Vonai Muyambo, WTO

WTO, FES regional dialogue addresses challenges in multilateral trading system in West Africa

The World Trade Organisation (WTO), in partnership with the Friedrich Ebert Stiftung (FES), held a regional dialogue on Challenges for the Multilateral Trading System in West Africa.

The event which took place in Accra brought together civil society actors, business people, the media and WTO members and observers in the West African region.

Participants were educated on the role of WTO in the international trading system and briefed on the ongoing preparations for the up-coming 11th WTO Ministerial Conference in December this year in Buenos Aires.

The goal of the dialogue is to serve as a platform for in-depth and critical discussion of West Africa’s experiences with multilateral trade regime and its consequences for the region’s social and economic welfare.

The dialogue also covered the implications of bilateral and plurilateral trade agreements.

Speaking on digital economy, Vonai Muyambo, the External Relations Officer, World Trade Organisation, noted that rules that apply to general trade activities also applied to e-commerce but wondered how issues of fake products and fraudulent activities associated with it could be addressed.

She observed that countries are still finding ways to address challenges associated with online shopping such as fake products and security issues with regards to e-payment.

“E-commerce, as easy as it may sound, in practice, comes with practical challenges that need to be addressed,” she said.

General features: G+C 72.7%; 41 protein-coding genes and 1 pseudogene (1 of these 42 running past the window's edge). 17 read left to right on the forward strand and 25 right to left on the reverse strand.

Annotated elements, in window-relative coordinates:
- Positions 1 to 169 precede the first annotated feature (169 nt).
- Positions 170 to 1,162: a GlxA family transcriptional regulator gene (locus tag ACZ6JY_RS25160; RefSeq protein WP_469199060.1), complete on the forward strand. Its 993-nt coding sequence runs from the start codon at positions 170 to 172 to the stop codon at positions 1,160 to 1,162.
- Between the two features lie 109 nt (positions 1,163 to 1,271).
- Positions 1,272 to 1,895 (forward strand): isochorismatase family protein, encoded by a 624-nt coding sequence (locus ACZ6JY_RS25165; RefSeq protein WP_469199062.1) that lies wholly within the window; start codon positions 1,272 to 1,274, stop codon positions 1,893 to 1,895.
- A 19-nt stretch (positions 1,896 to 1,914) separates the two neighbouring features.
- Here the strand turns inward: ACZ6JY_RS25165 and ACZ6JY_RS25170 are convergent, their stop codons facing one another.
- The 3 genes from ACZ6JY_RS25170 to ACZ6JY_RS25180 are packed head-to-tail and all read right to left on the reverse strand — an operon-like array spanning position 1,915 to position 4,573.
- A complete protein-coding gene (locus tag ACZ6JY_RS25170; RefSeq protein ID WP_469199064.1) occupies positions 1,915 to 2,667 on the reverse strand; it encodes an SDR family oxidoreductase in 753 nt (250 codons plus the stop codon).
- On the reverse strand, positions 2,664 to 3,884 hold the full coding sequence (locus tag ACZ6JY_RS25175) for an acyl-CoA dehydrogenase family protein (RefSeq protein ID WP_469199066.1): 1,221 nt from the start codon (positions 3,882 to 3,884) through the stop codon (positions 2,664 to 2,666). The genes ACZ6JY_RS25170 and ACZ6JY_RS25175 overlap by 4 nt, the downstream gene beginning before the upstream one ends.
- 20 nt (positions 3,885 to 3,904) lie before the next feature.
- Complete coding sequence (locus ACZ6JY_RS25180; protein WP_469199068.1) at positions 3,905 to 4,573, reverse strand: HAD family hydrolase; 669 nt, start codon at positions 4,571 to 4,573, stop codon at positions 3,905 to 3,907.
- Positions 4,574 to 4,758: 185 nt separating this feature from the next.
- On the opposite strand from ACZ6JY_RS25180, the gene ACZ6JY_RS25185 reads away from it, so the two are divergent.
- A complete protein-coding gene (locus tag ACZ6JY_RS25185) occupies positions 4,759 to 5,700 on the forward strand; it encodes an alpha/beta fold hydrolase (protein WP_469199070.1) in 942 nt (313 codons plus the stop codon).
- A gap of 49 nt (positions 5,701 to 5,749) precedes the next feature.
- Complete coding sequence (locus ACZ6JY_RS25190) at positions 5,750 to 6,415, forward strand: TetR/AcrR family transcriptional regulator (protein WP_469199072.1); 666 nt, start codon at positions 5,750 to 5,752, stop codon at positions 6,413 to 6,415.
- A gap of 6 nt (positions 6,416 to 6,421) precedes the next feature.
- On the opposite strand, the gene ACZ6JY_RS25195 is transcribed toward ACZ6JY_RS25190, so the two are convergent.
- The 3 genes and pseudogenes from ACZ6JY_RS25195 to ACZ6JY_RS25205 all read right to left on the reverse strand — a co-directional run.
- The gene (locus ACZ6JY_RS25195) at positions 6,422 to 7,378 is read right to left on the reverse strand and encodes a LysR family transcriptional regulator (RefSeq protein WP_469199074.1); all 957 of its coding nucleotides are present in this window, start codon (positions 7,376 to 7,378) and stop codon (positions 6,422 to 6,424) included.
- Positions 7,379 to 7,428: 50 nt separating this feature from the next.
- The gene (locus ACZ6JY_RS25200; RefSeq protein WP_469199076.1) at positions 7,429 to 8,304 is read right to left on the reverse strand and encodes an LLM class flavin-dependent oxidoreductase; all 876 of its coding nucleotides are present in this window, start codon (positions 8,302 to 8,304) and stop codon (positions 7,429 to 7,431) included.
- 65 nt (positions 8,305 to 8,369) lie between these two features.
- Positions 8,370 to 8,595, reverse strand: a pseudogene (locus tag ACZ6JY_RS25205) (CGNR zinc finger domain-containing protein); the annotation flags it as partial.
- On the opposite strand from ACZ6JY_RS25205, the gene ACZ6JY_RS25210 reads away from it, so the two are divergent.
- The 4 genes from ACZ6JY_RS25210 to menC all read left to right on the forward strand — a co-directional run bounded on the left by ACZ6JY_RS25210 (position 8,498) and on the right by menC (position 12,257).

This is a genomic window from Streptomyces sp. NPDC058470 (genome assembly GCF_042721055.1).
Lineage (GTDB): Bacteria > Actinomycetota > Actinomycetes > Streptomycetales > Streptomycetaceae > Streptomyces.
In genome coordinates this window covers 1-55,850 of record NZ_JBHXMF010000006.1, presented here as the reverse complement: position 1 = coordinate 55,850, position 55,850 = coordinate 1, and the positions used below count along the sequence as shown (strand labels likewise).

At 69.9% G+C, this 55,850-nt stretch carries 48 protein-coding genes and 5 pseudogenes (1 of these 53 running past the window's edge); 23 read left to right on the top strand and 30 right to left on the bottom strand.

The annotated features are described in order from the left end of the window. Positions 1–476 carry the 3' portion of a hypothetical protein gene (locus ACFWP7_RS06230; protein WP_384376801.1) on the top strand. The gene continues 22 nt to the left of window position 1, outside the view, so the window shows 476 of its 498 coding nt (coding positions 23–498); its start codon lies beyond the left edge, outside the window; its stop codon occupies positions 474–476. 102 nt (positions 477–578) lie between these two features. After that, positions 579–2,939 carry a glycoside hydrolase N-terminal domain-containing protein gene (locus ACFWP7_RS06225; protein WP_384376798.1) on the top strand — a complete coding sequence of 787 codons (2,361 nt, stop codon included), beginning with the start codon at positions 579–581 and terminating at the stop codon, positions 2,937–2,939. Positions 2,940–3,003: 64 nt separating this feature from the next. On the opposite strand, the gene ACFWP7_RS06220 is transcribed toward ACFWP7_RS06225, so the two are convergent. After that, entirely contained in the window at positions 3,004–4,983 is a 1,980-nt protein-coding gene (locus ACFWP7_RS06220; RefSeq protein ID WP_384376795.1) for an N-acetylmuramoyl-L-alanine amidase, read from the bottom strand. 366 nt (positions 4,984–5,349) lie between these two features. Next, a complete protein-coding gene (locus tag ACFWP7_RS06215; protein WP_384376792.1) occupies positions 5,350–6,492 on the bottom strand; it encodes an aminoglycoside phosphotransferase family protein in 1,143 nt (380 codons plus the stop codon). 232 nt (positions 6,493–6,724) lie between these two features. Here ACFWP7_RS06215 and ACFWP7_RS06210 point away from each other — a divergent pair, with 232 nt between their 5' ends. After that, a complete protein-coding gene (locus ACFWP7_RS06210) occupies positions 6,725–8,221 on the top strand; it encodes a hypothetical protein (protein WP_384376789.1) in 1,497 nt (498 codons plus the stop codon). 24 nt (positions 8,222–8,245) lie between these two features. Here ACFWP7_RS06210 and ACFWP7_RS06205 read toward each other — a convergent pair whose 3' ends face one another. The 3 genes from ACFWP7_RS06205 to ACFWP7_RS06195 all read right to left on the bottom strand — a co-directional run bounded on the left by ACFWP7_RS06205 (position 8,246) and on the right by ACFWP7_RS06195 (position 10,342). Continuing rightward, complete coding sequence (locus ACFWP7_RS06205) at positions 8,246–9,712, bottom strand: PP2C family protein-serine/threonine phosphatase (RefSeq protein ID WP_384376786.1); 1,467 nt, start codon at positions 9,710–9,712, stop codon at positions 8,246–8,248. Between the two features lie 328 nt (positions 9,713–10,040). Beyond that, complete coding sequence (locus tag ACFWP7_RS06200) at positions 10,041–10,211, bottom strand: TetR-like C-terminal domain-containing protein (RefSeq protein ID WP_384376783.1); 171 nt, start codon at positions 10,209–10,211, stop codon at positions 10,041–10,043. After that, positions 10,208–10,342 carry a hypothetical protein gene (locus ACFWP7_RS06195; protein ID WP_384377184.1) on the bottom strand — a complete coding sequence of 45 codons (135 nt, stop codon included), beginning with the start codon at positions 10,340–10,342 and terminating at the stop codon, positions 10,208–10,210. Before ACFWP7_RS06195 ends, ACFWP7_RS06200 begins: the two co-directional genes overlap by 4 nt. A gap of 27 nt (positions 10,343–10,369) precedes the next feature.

In his presentation, Emmanuel Neequaye, Ghana Ports and Harbours Authority said the lack of political interest by Governments of WTO members countries to put the Trade Facilitation Agreement (TFA), high on its agenda has led to delays in constitutional requirements and non-involvement of private investors

“It is believed that the high cost of implementation may be what is deterring most governments from wholly engaging in the TFA’s ratification,” he observed.

He urged governments to fund some of the reforms before they see any evident benefit (increased revenue and trade).

He further advocated for the maintenance of infrastructure including improvement of border crossing facilities.

He added that, there should be dedicated road sector planning and maintenance units as well as funds and equipment to reinforce axle-load regulations with all countries in the region.

To make trade facilitation easier across borders in the region, participants revived conversations on West Africa having a common currency.

Members of the Economic Community of West African States (ECOWAS), have for some years been working towards a common currency for the West African Monetary Zone to facilitate easy trading.

By Pamela Ofori-Boateng